Guarantee every one of those men suffered severe lung illness from that. if I'm not mistaken the fumes coming out of the buildings were extremely toxic and many first-responders suffered emphysema and COPD from simply being near the wreckage site
[–]bishopzac 2 points  
That fade of light to pitch black.....They must have thought for a second that they were dying. Haunting to watch
[–]MaximusBluntus 2 points  
ITT: A lot of retarded truthers.
[–]LoganKayne 2 points  
too soon.
[–]Hoonin 5 points  
God bless the innocent people from just about every race, religion, and background that lost their lives that day for no direct reason other than hate.
[–]MustardMcguff 2 points  
It's childish and shortsighted to think it was simply because of hate. I am always reminded of this passage written shortly after 9/11.
"For strategic, military and economic reasons, it is vital for the US government to persuade its public that their commitment to freedom and democracy and the American Way of Life is under attack. In the current atmosphere of grief, outrage and anger, it's an easy notion to peddle. However, if that were true, it's reasonable to wonder why the symbols of America's economic and military dominance - the World Trade Centre and the Pentagon - were chosen as the targets of the attacks. Why not the Statue of Liberty? Could it be that the stygian anger that led to the attacks has its taproot not in American freedom and democracy, but in the US government's record of commitment and support to exactly the opposite things - to military and economic terrorism, insurgency, military dictatorship, religious bigotry and unimaginable genocide (outside America)? It must be hard for ordinary Americans, so recently bereaved, to look up at the world with their eyes full of tears and encounter what might appear to them to be indifference. It isn't indifference. It's just augury. An absence of surprise. The tired wisdom of knowing that what goes around eventually comes around." - arundhati roy, the Guardian, September 28th, 2001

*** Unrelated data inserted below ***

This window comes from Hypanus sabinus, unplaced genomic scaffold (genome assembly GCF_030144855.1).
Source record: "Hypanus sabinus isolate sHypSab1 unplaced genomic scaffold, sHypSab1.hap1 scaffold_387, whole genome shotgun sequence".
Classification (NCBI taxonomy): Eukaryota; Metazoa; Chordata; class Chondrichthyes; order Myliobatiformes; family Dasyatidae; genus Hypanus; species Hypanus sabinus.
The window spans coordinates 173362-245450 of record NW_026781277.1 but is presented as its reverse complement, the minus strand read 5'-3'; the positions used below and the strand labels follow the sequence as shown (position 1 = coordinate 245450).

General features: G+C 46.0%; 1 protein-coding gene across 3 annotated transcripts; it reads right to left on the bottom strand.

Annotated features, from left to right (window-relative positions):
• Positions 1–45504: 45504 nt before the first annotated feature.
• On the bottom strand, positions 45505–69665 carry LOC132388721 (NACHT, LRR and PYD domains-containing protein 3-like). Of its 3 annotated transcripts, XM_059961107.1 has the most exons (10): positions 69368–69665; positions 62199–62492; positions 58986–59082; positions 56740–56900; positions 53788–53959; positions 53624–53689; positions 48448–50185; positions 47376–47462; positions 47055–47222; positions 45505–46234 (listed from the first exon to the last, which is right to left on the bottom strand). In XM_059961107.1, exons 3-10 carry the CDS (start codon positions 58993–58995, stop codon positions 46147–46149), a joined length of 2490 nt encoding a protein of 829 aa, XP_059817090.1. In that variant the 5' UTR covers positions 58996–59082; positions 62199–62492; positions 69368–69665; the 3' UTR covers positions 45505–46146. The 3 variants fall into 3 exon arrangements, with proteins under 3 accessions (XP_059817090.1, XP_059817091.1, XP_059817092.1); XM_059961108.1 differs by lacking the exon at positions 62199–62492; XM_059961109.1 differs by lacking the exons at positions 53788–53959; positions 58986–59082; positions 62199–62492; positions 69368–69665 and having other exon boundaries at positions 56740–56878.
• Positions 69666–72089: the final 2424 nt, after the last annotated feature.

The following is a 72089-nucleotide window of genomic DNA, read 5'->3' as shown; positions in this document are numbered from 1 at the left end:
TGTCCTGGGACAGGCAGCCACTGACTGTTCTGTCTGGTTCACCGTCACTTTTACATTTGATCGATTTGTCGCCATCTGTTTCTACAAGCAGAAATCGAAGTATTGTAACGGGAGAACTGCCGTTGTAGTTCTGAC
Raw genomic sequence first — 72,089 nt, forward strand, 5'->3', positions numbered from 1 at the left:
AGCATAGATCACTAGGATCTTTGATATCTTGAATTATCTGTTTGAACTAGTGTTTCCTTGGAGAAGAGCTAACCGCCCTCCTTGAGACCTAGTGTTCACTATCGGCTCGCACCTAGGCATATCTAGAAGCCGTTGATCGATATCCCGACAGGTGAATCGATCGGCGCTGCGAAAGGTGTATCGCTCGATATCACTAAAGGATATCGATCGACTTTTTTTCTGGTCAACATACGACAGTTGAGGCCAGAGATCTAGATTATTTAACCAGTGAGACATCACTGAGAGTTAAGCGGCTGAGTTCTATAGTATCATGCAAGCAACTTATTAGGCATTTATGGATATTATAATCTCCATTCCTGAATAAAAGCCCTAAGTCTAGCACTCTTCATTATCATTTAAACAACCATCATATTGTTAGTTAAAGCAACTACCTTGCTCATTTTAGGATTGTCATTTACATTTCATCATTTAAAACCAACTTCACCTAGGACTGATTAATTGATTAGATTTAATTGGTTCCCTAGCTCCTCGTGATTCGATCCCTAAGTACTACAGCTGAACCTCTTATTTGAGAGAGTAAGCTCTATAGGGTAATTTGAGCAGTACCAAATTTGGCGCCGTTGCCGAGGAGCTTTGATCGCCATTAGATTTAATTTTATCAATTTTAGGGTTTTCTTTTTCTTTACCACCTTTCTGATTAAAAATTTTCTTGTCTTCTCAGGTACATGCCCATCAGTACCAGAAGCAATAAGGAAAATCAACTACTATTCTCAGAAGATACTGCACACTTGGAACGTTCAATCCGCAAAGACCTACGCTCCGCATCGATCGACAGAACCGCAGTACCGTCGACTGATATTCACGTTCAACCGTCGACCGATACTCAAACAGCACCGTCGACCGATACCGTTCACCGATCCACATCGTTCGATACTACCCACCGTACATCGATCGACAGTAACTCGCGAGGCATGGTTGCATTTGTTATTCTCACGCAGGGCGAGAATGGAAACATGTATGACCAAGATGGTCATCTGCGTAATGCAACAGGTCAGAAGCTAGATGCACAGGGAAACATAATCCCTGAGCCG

[–]johnbentley 1 point  
And, of course, we only need to go to (partly humorous) explanations the Bin Ladin himself to expose /u/Hoonin's naively false and dangerous idea that the attacks are "for no direct reason other than hate".
I say to you that security is an indispensable pillar of human life and that free men do not forfeit their security, contrary to Bush's claim that we hate freedom.
If so, then let him explain to us why we don't strike for example - Sweden? And we know that freedom-haters don't possess defiant spirits like those of the 19 - may Allah have mercy on them.
No, we fight because we are free men who don't sleep under oppression. We want to restore freedom to our nation, just as you lay waste to our nation. So shall we lay waste to yours. ...
... The events that affected my soul in a direct way started in 1982 when America permitted the Israelis to invade Lebanon and the American Sixth Fleet helped them in that. This bombardment began and many were killed and injured and others were terrorised and displaced.
I couldn't forget those moving scenes, blood and severed limbs, women and children sprawled everywhere. Houses dest